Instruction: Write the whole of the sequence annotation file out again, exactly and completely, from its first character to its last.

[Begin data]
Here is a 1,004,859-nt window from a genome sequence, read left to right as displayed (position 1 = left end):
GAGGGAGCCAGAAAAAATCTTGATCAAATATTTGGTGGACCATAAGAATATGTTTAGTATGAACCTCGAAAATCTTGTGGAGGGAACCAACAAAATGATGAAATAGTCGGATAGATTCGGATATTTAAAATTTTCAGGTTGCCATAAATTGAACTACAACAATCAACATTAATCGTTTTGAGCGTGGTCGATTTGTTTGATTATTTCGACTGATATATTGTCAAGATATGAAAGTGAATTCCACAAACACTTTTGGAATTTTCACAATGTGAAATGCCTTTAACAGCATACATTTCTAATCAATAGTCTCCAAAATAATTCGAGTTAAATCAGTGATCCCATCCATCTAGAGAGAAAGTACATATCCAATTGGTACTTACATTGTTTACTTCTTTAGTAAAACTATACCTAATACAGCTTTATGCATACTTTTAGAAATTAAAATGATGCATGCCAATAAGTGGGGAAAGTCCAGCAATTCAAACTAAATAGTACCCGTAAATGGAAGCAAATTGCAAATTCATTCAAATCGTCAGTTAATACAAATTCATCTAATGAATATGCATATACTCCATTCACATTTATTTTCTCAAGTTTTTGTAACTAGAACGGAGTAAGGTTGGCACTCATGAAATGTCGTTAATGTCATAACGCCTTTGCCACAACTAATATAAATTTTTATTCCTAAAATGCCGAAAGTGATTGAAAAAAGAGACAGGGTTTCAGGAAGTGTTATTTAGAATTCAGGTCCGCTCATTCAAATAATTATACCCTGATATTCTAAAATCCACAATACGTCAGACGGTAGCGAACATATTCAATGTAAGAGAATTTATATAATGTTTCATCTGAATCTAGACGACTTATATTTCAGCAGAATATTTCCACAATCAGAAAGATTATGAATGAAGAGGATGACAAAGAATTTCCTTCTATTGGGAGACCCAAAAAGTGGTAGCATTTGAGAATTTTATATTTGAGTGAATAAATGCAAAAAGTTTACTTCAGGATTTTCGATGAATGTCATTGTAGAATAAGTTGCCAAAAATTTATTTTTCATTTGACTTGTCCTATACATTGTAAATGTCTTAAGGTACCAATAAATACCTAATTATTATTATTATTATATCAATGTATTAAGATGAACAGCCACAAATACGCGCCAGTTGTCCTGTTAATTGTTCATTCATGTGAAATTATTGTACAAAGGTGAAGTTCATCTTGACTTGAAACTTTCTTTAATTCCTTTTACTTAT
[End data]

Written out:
Here is a 1,004,859-nt window from a genome sequence, read left to right as displayed (position 1 = left end):
GAGGGAGCCAGAAAAAATCTTGATCAAATATTTGGTGGACCATAAGAATATGTTTAGTATGAACCTCGAAAATCTTGTGGAGGGAACCAACAAAATGATGAAATAGTCGGATAGATTCGGATATTTAAAATTTTCAGGTTGCCATAAATTGAACTACAACAATCAACATTAATCGTTTTGAGCGTGGTCGATTTGTTTGATTATTTCGACTGATATATTGTCAAGATATGAAAGTGAATTCCACAAACACTTTTGGAATTTTCACAATGTGAAATGCCTTTAACAGCATACATTTCTAATCAATAGTCTCCAAAATAATTCGAGTTAAATCAGTGATCCCATCCATCTAGAGAGAAAGTACATATCCAATTGGTACTTACATTGTTTACTTCTTTAGTAAAACTATACCTAATACAGCTTTATGCATACTTTTAGAAATTAAAATGATGCATGCCAATAAGTGGGGAAAGTCCAGCAATTCAAACTAAATAGTACCCGTAAATGGAAGCAAATTGCAAATTCATTCAAATCGTCAGTTAATACAAATTCATCTAATGAATATGCATATACTCCATTCACATTTATTTTCTCAAGTTTTTGTAACTAGAACGGAGTAAGGTTGGCACTCATGAAATGTCGTTAATGTCATAACGCCTTTGCCACAACTAATATAAATTTTTATTCCTAAAATGCCGAAAGTGATTGAAAAAAGAGACAGGGTTTCAGGAAGTGTTATTTAGAATTCAGGTCCGCTCATTCAAATAATTATACCCTGATATTCTAAAATCCACAATACGTCAGACGGTAGCGAACATATTCAATGTAAGAGAATTTATATAATGTTTCATCTGAATCTAGACGACTTATATTTCAGCAGAATATTTCCACAATCAGAAAGATTATGAATGAAGAGGATGACAAAGAATTTCCTTCTATTGGGAGACCCAAAAAGTGGTAGCATTTGAGAATTTTATATTTGAGTGAATAAATGCAAAAAGTTTACTTCAGGATTTTCGATGAATGTCATTGTAGAATAAGTTGCCAAAAATTTATTTTTCATTTGACTTGTCCTATACATTGTAAATGTCTTAAGGTACCAATAAATACCTAATTATTATTATTATTATATCAATGTATTAAGATGAACAGCCACAAATACGCGCCAGTTGTCCTGTTAATTGTTCATTCATGTGAAATTATTGTACAAAGGTGAAGTTCATCTTGACTTGAAACTTTCTTTAATTCCTTTTACTTAT